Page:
No matter what hurdles the pandemic presented, the players persisted. From October through April — including a Fall II season from March to April that provided a home for football and other sports displaced from the usual fall calendar — promising seasons were put on hold, and sometimes derailed, because of team quarantines. Sectional and state playoffs were shelved for three of the four seasons. Conference championships grew exponentially in importance.
“It means a lot because there is nothing else to play for this year,” Brockton boys’ soccer coach Herminio Furtado said after his team claimed a Southeast Conference crown last Nov. 17. “This is it. This is the top title you can get.”
MIAA committees, athletic directors, coaches, trainers and groundskeepers all did their best to keep high school sports going. But the success of the 2020-21 athletic year always hinged on the attitudes of the players themselves.
“It’s been bizarre. It’s been crazy,” Taunton athletic director Mark Ottavianelli said. “One thing we’re all proud of is how the kids handled adversity the whole year. They adapted. We don’t give the kids enough credit.”
Swim meets took place virtually. Wrestling moved from the winter to the spring and, in some cases, outdoors. Free throws looked like technical foul shots. Soccer players couldn’t throw the ball into play. Volleyball added a “COVID” line to keep players away from the net. In many cases, games were played in echoing gyms in front of empty grandstands.
By the time Week 1 of the football season rolled around in March, concerns shifted to weather and field conditions, but, for the most part, the weather held up admirably. But quarantines left schedules tattered, with some teams limited to two games.
“Thank God we had a season,” said running back Kevin Hughes, after his Apponequet team won a South Coast Conference Blue Division football championship May 8, less than four months before the start of the 2021 fall football season, which begins with practices Aug. 20. “It sucks we can’t go any further, but thank God we had a season.”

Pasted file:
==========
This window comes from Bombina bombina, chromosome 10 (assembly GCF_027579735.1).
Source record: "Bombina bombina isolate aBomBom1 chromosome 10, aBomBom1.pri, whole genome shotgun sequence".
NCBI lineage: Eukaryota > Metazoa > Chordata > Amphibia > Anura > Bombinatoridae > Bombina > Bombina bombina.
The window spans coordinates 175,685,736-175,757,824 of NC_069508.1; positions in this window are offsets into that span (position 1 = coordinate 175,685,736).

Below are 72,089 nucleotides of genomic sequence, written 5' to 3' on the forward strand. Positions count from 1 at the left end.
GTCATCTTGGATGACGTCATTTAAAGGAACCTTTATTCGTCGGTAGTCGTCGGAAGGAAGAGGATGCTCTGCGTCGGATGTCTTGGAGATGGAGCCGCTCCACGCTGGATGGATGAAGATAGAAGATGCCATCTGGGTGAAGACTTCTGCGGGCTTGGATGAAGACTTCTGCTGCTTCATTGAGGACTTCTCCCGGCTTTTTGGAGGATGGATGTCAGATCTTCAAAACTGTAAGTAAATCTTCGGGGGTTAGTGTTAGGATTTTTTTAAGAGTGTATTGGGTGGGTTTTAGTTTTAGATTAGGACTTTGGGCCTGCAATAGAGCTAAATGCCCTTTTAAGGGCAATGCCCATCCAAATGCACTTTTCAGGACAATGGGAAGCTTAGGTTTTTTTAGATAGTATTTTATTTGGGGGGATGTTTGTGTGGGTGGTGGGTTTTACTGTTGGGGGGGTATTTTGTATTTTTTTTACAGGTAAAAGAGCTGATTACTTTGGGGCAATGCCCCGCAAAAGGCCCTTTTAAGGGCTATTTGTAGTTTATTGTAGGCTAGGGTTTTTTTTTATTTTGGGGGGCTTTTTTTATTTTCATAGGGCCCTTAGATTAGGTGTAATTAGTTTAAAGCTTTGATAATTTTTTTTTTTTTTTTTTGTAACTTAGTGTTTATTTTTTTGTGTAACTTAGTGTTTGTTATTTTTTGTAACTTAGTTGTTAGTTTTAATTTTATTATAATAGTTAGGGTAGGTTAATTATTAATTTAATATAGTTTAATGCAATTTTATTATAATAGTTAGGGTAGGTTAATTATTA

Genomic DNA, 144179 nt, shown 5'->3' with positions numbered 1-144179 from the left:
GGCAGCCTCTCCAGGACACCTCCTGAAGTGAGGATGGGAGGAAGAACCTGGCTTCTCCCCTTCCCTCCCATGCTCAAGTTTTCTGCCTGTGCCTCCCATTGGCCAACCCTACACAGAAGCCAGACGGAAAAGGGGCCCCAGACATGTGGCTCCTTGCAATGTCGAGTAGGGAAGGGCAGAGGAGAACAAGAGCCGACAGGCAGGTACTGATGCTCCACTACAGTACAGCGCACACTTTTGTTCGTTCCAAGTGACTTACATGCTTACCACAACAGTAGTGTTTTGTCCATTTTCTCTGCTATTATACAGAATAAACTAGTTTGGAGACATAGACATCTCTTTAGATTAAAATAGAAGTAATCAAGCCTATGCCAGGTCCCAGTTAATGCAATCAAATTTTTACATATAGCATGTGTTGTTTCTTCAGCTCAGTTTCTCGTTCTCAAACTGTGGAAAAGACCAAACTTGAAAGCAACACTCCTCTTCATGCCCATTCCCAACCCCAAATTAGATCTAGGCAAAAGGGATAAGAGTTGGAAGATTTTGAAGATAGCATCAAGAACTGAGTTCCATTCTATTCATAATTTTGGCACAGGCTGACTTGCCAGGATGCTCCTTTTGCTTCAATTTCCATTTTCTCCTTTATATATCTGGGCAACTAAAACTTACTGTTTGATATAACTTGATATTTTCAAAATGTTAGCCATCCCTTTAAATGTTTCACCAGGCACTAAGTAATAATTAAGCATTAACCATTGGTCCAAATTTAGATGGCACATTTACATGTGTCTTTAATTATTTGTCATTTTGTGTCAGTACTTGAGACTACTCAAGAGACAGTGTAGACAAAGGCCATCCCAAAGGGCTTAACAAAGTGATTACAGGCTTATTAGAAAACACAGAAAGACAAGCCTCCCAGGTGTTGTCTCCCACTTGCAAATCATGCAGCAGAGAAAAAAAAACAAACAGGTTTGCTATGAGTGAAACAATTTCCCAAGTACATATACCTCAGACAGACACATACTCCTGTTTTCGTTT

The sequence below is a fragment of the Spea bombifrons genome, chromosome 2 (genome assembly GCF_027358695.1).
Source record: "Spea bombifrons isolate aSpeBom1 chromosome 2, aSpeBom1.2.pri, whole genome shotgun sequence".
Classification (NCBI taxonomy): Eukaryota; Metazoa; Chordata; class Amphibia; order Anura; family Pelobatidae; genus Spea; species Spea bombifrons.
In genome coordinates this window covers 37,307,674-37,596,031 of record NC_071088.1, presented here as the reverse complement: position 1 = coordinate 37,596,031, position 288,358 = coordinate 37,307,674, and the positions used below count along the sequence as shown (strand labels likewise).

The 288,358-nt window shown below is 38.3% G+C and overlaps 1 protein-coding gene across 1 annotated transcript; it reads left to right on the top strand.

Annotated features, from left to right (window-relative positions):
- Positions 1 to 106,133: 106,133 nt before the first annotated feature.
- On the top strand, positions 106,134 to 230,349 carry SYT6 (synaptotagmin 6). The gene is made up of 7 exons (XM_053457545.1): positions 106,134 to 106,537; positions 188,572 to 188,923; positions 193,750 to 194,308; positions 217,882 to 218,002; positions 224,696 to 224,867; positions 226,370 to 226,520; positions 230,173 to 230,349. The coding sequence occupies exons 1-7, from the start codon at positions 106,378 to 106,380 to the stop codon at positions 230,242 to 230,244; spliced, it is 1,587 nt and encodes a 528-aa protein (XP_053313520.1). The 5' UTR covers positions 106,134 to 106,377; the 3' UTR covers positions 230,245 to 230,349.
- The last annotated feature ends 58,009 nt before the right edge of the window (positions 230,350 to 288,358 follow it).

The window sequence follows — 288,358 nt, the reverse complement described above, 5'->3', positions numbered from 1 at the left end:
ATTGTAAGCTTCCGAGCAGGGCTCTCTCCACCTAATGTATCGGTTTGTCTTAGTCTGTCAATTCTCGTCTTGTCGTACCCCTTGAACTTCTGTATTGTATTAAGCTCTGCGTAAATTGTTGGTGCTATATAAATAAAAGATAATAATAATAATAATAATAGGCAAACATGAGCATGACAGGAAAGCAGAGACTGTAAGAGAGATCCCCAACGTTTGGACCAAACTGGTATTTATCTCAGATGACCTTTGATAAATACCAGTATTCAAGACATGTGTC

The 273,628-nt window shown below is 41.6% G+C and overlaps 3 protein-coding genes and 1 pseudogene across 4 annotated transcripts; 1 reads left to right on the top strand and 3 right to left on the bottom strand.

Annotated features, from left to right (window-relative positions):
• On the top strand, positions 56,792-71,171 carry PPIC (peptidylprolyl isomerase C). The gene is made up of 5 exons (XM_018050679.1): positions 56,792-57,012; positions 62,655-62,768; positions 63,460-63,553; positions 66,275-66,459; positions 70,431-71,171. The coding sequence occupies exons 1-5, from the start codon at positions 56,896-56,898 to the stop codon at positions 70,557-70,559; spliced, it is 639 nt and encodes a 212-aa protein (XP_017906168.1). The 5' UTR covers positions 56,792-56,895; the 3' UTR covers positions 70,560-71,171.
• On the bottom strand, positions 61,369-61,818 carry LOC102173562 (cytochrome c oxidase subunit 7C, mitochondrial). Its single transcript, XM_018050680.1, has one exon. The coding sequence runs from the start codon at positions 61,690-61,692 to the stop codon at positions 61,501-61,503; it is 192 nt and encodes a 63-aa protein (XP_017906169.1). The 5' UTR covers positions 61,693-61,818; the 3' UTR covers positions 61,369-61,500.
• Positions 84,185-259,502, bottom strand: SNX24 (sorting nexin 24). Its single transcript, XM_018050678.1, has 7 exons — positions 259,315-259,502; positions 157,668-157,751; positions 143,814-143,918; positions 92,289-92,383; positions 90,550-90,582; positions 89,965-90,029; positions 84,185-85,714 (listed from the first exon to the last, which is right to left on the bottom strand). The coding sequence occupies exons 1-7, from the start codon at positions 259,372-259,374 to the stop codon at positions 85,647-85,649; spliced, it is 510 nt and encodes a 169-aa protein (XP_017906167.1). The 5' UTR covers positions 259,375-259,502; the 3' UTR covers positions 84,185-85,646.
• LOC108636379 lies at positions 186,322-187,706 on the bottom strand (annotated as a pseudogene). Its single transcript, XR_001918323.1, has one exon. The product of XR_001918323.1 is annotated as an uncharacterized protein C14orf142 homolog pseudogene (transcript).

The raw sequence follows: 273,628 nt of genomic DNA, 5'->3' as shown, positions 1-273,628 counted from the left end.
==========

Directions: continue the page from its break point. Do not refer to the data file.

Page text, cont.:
In mid-March the news came from the MIAA that sectional tournaments would return for the spring season. Days later, state tournaments were added.
“There was a lot of talk at the beginning about just doing sectional championships and not doing state championships, but when you see it in the end, we’re glad,” said MIAA assistant executive director Rob Pearl after presenting Taunton with its trophy. “Having a state championship and a sectional final is a lot different.
“The effort between the state association and the schools was tremendous. We’re really happy with it,” Pearl said. “There was a lot of time and effort that went into it . . . There’s so much that happens with the support staff in the office and coordination with athletic directors.”
That’s how Ottavianelli — whose Taunton High facilities regularly serve as South sectional hosts in softball and basketball before ceding to Worcester State, Holy Cross, and the DCU Center — found himself hosting the final game of the most arduous athletic year.
“I’m happy we got through it,” he said, with just a tinge of fatigue, moments before announcing the resumption of the final state championship game.
A half-hour later, he offered a full-throated addendum:
“This makes it all worth it.”